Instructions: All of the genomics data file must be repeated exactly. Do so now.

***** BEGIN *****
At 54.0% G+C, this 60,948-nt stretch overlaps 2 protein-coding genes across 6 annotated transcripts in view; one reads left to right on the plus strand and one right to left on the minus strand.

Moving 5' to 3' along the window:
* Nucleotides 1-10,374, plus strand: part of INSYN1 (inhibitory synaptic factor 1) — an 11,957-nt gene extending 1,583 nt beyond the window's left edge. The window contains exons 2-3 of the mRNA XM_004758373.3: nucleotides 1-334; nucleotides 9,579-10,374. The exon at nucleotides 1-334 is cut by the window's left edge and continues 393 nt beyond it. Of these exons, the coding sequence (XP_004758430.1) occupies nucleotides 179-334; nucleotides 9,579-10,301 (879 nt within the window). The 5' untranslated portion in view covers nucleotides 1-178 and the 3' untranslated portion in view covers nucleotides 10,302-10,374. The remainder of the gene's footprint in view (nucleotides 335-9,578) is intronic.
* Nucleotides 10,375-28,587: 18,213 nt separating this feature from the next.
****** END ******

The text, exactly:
At 54.0% G+C, this 60,948-nt stretch overlaps 2 protein-coding genes across 6 annotated transcripts in view; one reads left to right on the plus strand and one right to left on the minus strand.

Moving 5' to 3' along the window:
* Nucleotides 1-10,374, plus strand: part of INSYN1 (inhibitory synaptic factor 1) — an 11,957-nt gene extending 1,583 nt beyond the window's left edge. The window contains exons 2-3 of the mRNA XM_004758373.3: nucleotides 1-334; nucleotides 9,579-10,374. The exon at nucleotides 1-334 is cut by the window's left edge and continues 393 nt beyond it. Of these exons, the coding sequence (XP_004758430.1) occupies nucleotides 179-334; nucleotides 9,579-10,301 (879 nt within the window). The 5' untranslated portion in view covers nucleotides 1-178 and the 3' untranslated portion in view covers nucleotides 10,302-10,374. The remainder of the gene's footprint in view (nucleotides 335-9,578) is intronic.
* Nucleotides 10,375-28,587: 18,213 nt separating this feature from the next.